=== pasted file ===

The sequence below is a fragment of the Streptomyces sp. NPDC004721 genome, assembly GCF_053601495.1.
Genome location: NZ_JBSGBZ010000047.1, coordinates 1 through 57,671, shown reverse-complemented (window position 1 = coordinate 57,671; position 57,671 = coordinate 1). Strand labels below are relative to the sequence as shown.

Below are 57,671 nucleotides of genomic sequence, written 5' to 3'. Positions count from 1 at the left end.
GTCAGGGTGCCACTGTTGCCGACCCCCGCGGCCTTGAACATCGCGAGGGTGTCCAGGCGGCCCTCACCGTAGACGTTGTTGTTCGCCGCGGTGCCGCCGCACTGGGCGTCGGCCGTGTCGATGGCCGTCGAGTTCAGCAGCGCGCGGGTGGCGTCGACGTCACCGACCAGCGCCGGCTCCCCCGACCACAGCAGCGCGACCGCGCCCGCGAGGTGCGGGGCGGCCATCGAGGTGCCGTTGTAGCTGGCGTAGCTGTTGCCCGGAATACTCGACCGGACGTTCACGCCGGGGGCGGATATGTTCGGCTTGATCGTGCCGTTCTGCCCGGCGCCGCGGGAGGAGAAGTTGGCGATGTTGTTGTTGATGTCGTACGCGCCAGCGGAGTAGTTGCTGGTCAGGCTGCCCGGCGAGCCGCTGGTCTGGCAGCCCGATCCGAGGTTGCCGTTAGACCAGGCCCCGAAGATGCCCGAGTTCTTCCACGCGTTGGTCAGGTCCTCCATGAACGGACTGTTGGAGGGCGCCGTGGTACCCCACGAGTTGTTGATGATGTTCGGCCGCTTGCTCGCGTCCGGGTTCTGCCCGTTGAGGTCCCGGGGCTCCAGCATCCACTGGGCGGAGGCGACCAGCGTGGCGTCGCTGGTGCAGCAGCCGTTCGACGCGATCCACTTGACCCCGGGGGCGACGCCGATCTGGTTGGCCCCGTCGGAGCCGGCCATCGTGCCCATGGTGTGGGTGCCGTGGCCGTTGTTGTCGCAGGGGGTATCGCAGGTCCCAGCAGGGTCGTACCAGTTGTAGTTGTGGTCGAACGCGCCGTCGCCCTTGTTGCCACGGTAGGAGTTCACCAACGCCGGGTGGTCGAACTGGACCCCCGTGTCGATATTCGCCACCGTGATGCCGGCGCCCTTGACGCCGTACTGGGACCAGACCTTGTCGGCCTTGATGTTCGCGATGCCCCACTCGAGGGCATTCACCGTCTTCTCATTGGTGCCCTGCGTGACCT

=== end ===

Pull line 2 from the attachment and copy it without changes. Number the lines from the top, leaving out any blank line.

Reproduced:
Genome location: NZ_JBSGBZ010000047.1, coordinates 1 through 57,671, shown reverse-complemented (window position 1 = coordinate 57,671; position 57,671 = coordinate 1). Strand labels below are relative to the sequence as shown.